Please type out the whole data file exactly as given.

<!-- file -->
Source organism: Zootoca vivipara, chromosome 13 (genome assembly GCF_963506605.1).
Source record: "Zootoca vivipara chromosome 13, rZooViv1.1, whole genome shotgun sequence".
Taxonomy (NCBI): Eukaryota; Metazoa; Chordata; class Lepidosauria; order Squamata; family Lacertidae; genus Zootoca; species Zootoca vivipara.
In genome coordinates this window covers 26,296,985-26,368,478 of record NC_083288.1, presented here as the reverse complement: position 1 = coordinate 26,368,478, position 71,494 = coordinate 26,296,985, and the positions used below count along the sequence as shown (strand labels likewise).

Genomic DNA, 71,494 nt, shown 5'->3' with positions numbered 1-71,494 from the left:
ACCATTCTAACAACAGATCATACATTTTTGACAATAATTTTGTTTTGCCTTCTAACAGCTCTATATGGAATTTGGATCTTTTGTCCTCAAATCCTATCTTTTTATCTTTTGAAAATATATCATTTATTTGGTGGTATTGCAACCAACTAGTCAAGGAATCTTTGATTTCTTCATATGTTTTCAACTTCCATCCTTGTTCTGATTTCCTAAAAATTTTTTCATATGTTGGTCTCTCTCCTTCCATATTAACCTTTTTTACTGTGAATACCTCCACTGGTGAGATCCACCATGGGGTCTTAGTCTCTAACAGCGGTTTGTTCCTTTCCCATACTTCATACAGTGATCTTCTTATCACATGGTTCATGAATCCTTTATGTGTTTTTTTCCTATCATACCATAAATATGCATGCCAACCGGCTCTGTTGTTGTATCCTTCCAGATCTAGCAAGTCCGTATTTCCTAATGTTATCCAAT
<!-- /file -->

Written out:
Source organism: Zootoca vivipara, chromosome 13 (genome assembly GCF_963506605.1).
Source record: "Zootoca vivipara chromosome 13, rZooViv1.1, whole genome shotgun sequence".
Taxonomy (NCBI): Eukaryota; Metazoa; Chordata; class Lepidosauria; order Squamata; family Lacertidae; genus Zootoca; species Zootoca vivipara.
In genome coordinates this window covers 26,296,985-26,368,478 of record NC_083288.1, presented here as the reverse complement: position 1 = coordinate 26,368,478, position 71,494 = coordinate 26,296,985, and the positions used below count along the sequence as shown (strand labels likewise).

Genomic DNA, 71,494 nt, shown 5'->3' with positions numbered 1-71,494 from the left:
ACCATTCTAACAACAGATCATACATTTTTGACAATAATTTTGTTTTGCCTTCTAACAGCTCTATATGGAATTTGGATCTTTTGTCCTCAAATCCTATCTTTTTATCTTTTGAAAATATATCATTTATTTGGTGGTATTGCAACCAACTAGTCAAGGAATCTTTGATTTCTTCATATGTTTTCAACTTCCATCCTTGTTCTGATTTCCTAAAAATTTTTTCATATGTTGGTCTCTCTCCTTCCATATTAACCTTTTTTACTGTGAATACCTCCACTGGTGAGATCCACCATGGGGTCTTAGTCTCTAACAGCGGTTTGTTCCTTTCCCATACTTCATACAGTGATCTTCTTATCACATGGTTCATGAATCCTTTATGTGTTTTTTTCCTATCATACCATAAATATGCATGCCAACCGGCTCTGTTGTTGTATCCTTCCAGATCTAGCAAGTCCGTATTTCCTAATGTTATCCAAT